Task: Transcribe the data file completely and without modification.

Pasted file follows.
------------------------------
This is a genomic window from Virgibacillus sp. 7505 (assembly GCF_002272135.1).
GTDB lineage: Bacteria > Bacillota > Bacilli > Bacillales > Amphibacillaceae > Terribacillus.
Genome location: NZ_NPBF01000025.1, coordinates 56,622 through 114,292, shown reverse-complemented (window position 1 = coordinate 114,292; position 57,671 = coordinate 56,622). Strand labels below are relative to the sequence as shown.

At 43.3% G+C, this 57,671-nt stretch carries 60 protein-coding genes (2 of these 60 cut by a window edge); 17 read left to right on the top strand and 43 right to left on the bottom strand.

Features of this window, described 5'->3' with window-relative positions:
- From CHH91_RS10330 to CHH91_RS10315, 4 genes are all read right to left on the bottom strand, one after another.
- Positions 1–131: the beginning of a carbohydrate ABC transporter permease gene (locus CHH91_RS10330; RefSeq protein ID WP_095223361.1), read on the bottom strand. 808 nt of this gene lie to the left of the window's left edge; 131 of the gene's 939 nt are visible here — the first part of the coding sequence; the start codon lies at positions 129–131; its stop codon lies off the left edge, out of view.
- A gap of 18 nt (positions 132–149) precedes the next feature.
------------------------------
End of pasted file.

This is a genomic window from Virgibacillus sp. 7505 (assembly GCF_002272135.1).
GTDB lineage: Bacteria > Bacillota > Bacilli > Bacillales > Amphibacillaceae > Terribacillus.
Genome location: NZ_NPBF01000025.1, coordinates 56,622 through 114,292, shown reverse-complemented (window position 1 = coordinate 114,292; position 57,671 = coordinate 56,622). Strand labels below are relative to the sequence as shown.

At 43.3% G+C, this 57,671-nt stretch carries 60 protein-coding genes (2 of these 60 cut by a window edge); 17 read left to right on the top strand and 43 right to left on the bottom strand.

Features of this window, described 5'->3' with window-relative positions:
- From CHH91_RS10330 to CHH91_RS10315, 4 genes are all read right to left on the bottom strand, one after another.
- Positions 1–131: the beginning of a carbohydrate ABC transporter permease gene (locus CHH91_RS10330; RefSeq protein ID WP_095223361.1), read on the bottom strand. 808 nt of this gene lie to the left of the window's left edge; 131 of the gene's 939 nt are visible here — the first part of the coding sequence; the start codon lies at positions 129–131; its stop codon lies off the left edge, out of view.
- A gap of 18 nt (positions 132–149) precedes the next feature.